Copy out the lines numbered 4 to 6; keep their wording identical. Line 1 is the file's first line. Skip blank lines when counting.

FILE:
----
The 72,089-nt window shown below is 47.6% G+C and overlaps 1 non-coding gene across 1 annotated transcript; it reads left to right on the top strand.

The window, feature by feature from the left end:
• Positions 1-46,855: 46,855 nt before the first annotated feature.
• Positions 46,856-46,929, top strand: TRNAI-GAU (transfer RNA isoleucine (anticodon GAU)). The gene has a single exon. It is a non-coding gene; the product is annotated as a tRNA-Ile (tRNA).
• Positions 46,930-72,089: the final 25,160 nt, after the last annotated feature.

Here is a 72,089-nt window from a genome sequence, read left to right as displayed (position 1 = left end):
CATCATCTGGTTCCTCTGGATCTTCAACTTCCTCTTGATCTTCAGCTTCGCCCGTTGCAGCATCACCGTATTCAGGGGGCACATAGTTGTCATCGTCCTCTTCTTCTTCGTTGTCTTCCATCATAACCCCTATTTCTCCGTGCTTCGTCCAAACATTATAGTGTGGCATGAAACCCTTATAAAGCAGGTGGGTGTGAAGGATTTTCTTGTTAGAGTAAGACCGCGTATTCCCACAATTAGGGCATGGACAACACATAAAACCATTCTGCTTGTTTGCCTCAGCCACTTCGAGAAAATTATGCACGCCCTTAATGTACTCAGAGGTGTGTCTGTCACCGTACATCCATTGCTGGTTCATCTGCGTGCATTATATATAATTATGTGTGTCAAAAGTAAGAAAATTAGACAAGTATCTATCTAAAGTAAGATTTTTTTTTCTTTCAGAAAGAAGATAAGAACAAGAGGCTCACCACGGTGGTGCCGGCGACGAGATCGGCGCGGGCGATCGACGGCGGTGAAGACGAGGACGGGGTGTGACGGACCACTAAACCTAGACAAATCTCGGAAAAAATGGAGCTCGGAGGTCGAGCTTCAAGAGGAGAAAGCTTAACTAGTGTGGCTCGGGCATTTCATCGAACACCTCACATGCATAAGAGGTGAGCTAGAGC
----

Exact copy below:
• Positions 46,856-46,929, top strand: TRNAI-GAU (transfer RNA isoleucine (anticodon GAU)). The gene has a single exon. It is a non-coding gene; the product is annotated as a tRNA-Ile (tRNA).
• Positions 46,930-72,089: the final 25,160 nt, after the last annotated feature.

Here is a 72,089-nt window from a genome sequence, read left to right as displayed (position 1 = left end):